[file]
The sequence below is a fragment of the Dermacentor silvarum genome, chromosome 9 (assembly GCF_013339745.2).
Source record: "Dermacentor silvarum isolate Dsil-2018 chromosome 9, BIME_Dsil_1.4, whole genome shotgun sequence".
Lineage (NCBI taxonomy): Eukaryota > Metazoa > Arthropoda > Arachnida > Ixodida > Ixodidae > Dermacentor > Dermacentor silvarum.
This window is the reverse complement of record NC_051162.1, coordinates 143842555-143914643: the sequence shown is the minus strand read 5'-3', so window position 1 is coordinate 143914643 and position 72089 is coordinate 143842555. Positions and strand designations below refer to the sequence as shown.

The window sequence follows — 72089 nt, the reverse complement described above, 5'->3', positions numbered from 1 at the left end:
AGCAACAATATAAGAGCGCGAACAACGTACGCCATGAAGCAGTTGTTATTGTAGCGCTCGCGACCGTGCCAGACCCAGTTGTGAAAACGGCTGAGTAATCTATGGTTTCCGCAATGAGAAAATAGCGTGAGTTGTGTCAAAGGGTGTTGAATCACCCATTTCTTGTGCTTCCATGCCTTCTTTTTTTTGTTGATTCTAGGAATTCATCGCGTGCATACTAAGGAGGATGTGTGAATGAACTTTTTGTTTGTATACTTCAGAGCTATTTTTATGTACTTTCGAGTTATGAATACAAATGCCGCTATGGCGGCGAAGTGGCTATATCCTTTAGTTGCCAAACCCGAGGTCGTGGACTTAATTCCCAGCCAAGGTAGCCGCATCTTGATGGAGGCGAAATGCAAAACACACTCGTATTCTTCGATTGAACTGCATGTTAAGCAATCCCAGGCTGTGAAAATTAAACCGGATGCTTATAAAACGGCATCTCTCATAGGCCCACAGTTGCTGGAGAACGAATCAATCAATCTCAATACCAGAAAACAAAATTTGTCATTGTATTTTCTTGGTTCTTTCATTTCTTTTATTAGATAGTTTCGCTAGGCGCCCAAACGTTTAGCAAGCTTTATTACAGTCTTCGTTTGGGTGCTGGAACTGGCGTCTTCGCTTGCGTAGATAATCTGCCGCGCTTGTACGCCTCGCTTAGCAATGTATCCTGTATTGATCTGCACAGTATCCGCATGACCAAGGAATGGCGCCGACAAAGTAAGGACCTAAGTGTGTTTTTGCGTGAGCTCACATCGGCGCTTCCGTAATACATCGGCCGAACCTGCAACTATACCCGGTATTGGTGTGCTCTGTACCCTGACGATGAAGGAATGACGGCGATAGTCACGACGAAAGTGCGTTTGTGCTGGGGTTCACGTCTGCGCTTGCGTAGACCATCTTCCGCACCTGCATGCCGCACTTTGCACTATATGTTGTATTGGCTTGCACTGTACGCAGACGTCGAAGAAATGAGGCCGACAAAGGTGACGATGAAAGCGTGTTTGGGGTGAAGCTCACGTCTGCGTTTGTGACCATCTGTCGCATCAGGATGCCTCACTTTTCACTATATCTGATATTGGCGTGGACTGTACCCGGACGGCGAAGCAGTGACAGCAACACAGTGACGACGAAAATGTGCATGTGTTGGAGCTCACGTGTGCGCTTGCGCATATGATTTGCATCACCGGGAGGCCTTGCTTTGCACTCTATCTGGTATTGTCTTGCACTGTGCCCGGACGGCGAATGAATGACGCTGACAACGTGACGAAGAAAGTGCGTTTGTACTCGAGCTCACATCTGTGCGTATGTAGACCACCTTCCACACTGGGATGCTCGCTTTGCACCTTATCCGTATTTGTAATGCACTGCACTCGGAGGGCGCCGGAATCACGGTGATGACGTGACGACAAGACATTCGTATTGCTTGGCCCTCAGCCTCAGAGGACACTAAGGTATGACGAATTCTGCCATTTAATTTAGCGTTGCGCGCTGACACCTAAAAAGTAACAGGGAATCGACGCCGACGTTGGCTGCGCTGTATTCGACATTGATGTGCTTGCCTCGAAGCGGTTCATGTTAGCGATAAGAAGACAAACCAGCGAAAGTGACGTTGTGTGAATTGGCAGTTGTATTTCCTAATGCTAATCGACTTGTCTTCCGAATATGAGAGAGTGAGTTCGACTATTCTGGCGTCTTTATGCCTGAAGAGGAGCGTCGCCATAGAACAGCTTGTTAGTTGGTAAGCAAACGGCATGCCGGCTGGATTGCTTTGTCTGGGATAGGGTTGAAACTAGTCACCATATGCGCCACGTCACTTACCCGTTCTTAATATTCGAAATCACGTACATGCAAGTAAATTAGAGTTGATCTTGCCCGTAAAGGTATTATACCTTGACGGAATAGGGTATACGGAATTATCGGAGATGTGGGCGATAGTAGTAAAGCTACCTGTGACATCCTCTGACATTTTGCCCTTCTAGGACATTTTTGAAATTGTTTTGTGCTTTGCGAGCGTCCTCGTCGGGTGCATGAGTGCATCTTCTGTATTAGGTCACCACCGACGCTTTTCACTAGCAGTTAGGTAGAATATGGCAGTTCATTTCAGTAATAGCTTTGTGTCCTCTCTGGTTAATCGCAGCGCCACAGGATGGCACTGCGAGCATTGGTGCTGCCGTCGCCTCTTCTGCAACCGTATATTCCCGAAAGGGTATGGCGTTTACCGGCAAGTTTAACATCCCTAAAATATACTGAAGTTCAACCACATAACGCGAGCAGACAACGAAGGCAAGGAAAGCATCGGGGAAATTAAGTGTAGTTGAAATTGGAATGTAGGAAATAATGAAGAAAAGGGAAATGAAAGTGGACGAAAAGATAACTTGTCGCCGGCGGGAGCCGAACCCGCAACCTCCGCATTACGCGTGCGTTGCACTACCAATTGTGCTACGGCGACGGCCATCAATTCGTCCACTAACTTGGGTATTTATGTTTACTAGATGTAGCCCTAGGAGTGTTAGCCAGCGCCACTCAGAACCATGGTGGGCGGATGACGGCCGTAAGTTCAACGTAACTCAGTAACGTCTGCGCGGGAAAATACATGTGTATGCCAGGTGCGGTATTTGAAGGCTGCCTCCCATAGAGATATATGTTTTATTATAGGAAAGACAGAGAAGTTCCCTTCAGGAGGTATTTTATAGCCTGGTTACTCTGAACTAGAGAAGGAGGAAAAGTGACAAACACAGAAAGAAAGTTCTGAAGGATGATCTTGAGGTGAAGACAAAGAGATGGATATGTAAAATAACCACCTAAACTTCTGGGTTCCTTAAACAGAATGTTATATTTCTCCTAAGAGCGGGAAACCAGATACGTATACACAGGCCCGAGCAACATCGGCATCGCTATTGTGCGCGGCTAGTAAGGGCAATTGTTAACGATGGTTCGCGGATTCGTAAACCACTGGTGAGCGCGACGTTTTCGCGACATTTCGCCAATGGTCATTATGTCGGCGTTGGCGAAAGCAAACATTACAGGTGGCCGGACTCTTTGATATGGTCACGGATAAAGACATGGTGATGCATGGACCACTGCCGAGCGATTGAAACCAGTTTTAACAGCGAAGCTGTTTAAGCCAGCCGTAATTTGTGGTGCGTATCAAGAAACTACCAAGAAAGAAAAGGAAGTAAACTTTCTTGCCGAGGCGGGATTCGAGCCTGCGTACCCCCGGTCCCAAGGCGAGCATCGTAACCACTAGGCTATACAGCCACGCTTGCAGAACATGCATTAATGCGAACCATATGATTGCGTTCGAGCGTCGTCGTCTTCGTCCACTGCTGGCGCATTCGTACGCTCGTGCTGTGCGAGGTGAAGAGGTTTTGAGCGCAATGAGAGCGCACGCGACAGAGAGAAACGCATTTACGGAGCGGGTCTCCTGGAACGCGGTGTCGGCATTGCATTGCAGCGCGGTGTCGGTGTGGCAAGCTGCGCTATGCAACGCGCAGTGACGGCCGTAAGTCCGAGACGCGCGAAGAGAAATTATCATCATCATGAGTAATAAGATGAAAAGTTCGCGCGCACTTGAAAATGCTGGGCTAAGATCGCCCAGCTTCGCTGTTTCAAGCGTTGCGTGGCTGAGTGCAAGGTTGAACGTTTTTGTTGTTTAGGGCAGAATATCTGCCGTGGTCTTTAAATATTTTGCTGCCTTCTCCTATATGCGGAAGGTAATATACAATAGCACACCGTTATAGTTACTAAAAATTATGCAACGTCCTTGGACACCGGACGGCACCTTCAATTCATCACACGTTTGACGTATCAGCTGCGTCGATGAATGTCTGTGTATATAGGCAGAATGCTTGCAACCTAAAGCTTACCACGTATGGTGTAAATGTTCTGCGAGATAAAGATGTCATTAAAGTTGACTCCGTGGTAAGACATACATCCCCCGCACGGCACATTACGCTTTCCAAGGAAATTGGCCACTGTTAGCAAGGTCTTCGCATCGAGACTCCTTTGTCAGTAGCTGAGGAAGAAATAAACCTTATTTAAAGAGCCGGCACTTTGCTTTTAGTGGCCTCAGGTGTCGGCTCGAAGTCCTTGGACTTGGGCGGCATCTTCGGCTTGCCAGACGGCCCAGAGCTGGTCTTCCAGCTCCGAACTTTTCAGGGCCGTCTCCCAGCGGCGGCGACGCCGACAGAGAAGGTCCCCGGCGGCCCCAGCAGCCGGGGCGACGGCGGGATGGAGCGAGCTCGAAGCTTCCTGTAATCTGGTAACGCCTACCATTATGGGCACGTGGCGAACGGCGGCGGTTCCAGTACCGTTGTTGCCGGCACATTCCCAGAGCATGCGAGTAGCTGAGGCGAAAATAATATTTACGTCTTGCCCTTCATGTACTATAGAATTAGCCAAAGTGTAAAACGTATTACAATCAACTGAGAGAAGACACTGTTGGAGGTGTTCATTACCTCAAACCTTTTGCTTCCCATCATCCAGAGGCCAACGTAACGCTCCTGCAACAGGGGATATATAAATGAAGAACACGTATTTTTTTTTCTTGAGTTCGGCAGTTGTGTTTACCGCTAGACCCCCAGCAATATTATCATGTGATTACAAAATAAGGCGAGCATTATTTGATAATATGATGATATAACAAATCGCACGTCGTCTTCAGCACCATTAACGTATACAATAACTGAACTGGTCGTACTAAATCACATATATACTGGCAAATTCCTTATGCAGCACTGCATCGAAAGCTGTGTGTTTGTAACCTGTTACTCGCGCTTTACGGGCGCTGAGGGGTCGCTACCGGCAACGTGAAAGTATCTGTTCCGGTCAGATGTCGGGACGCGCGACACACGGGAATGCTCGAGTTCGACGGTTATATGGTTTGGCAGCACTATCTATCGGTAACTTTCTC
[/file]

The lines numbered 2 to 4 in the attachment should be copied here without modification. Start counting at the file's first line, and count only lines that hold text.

Source record: "Dermacentor silvarum isolate Dsil-2018 chromosome 9, BIME_Dsil_1.4, whole genome shotgun sequence".
Lineage (NCBI taxonomy): Eukaryota > Metazoa > Arthropoda > Arachnida > Ixodida > Ixodidae > Dermacentor > Dermacentor silvarum.
This window is the reverse complement of record NC_051162.1, coordinates 143842555-143914643: the sequence shown is the minus strand read 5'-3', so window position 1 is coordinate 143914643 and position 72089 is coordinate 143842555. Positions and strand designations below refer to the sequence as shown.